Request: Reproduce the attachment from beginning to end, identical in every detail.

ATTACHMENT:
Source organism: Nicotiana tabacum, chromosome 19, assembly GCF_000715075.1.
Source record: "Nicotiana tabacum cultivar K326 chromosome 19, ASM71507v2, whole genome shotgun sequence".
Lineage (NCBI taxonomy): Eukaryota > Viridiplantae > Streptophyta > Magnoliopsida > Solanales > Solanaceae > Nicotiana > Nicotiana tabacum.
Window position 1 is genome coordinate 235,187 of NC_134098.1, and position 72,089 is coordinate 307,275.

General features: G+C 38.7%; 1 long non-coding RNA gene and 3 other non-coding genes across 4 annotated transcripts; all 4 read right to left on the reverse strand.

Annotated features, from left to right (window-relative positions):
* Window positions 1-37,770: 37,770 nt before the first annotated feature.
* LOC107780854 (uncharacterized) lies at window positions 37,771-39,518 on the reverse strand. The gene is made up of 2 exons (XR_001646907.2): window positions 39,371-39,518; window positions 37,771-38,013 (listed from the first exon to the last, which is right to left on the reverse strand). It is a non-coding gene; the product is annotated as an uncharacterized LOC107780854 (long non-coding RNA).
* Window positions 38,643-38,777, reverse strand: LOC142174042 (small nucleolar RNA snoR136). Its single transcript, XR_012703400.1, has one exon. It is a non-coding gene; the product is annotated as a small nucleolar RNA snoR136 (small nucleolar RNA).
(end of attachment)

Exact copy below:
Source organism: Nicotiana tabacum, chromosome 19, assembly GCF_000715075.1.
Source record: "Nicotiana tabacum cultivar K326 chromosome 19, ASM71507v2, whole genome shotgun sequence".
Lineage (NCBI taxonomy): Eukaryota > Viridiplantae > Streptophyta > Magnoliopsida > Solanales > Solanaceae > Nicotiana > Nicotiana tabacum.
Window position 1 is genome coordinate 235,187 of NC_134098.1, and position 72,089 is coordinate 307,275.

General features: G+C 38.7%; 1 long non-coding RNA gene and 3 other non-coding genes across 4 annotated transcripts; all 4 read right to left on the reverse strand.

Annotated features, from left to right (window-relative positions):
* Window positions 1-37,770: 37,770 nt before the first annotated feature.
* LOC107780854 (uncharacterized) lies at window positions 37,771-39,518 on the reverse strand. The gene is made up of 2 exons (XR_001646907.2): window positions 39,371-39,518; window positions 37,771-38,013 (listed from the first exon to the last, which is right to left on the reverse strand). It is a non-coding gene; the product is annotated as an uncharacterized LOC107780854 (long non-coding RNA).
* Window positions 38,643-38,777, reverse strand: LOC142174042 (small nucleolar RNA snoR136). Its single transcript, XR_012703400.1, has one exon. It is a non-coding gene; the product is annotated as a small nucleolar RNA snoR136 (small nucleolar RNA).